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badacid
4/14/2010 2:00pm,
Hello,

I recently started training again and am very out of shape. Yesterday I went through a grappling class & part of a boxing class.

I was dead tired - Not broken but bent pretty far.

Last Night I couldn't sleep - it felt as if my muscles were radiating heat and I couldn't get comfortable.

I was tired and trying to sleep, but it felt as if a very small voltage was going through my body - just reminding me that I worked out harder than normal.

Anyone else experience this? Or know of why this happens?

Thanks!

Kintanon
4/14/2010 2:03pm,
Drink more water, and take a hot shower before you go to bed.

pauli
4/14/2010 2:16pm,
or a cool one - sounds like your muscles were more inflamed than simply sore.

and some ibuprofen.

Snake Plissken
4/14/2010 2:17pm,
I would say at least one-half of the time I get home from training, I am all jacked-up.
What helps me is to have a routine.

I get home and if there was anything that I really, really needed to go over in my mind or physically work out, I do it right when I get home. This is, for my, always my worst enemy:
having my mind replay scenarios when I am trying to unwind and get to sleep.

After that, I take a nice long hot shower and put on some fresh clothes, physically and mentally putting aside what I just did.

Then I eat. I cannot eat closer then two hours before training. That, coupled with my pretty much going right from work to training, means I eat after. Yeah, there is negatives to eating that late but this is what works for me and this is my *routine*. This is what my body is accustomed to.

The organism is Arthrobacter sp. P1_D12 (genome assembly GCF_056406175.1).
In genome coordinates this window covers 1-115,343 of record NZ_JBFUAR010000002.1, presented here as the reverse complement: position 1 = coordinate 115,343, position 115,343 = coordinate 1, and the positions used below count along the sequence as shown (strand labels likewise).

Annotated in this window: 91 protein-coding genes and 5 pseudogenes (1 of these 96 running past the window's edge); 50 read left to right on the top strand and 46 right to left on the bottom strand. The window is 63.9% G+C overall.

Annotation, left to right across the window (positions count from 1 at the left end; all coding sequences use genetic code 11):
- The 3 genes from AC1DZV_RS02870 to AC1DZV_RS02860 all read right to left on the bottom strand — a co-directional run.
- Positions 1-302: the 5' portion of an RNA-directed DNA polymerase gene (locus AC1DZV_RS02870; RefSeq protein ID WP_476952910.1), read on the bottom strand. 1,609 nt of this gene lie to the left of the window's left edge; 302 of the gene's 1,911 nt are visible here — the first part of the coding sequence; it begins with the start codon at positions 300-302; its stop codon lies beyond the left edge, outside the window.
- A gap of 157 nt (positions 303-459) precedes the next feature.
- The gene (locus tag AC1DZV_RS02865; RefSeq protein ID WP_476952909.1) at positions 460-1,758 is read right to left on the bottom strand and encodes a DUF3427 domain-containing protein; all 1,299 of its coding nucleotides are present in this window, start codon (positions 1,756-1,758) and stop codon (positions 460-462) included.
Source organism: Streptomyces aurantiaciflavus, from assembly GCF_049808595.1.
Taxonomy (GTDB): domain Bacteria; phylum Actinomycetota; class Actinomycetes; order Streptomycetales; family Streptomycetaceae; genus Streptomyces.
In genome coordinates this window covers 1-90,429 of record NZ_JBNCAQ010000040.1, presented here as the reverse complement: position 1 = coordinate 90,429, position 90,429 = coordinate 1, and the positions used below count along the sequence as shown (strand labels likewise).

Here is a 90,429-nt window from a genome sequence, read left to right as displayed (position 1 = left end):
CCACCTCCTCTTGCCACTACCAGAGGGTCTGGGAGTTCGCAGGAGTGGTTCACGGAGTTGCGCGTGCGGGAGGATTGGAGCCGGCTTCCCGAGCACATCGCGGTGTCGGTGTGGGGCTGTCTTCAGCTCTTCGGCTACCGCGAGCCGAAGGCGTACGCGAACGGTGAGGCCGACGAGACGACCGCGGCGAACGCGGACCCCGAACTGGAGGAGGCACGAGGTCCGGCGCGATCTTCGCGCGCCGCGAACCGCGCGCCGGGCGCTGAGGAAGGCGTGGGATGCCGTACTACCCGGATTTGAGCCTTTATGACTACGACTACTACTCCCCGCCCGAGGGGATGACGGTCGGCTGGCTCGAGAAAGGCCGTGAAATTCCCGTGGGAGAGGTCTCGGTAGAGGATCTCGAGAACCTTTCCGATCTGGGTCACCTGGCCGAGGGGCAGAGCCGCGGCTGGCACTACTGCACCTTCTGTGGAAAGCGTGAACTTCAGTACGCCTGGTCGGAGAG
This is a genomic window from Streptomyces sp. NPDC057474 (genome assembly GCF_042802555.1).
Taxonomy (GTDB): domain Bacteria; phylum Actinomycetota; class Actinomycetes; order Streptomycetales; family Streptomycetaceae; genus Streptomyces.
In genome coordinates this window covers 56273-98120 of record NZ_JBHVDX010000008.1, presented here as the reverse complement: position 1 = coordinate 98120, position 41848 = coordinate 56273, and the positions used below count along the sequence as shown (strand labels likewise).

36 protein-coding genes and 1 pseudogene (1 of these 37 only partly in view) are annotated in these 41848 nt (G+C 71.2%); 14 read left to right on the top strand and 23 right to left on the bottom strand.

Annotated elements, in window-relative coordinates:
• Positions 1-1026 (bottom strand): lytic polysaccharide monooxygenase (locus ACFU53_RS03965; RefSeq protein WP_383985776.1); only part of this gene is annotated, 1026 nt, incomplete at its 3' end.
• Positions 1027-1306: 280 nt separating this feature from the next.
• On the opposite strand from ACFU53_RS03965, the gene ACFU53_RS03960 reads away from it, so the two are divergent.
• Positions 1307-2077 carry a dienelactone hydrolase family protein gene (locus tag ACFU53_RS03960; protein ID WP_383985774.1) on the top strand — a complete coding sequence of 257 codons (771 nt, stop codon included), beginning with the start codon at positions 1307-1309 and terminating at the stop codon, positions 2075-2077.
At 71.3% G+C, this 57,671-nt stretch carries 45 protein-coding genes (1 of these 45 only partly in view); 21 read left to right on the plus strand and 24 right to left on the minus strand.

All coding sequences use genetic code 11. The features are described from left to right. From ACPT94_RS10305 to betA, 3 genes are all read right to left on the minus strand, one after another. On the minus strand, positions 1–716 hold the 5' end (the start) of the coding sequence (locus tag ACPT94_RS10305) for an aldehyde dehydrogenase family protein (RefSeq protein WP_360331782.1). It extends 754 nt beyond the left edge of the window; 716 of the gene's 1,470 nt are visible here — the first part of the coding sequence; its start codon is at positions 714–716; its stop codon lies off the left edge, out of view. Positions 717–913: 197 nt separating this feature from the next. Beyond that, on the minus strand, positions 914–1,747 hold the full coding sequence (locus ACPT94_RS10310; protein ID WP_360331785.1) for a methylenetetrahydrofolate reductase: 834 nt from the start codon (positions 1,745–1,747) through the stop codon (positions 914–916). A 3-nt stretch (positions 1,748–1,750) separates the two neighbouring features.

After that, I sit and start watching one of my many unwatched blu-rays while I sip a cup of Chai Tea or coffee and continue to follow the routine of physically and mentally unwinding.

Again, this might not work for you, but if you build, develop and follow a routine, your body and mind will create the differentiation between training ready and rest ready.

tao.jonez
4/14/2010 3:04pm,
I get the same thing if I over-do it too late in the evening / close to bed. I get restless, hot, and basically feel wide awake.

The best thing I've found is to work out earlier so I don't have the post-workout thing. That not being an option, I'll take a hot shower then let the water run cool for a few mins, then hot again.

Definitely drink plenty of water afterwards, and you might try a cup of chamomile tea as well. Hippie-ish, but it works for me.

MartialSchools
4/14/2010 4:59pm,
What helps me is to have a routine.

Ditto! Get your body into a rhythm and a sleeping pattern. Maybe try these tips from Steve Pavlina (http://www.stevepavlina.com/blog/2007/10/how-to-wake-up-feeling-totally-alert/).... worked for me.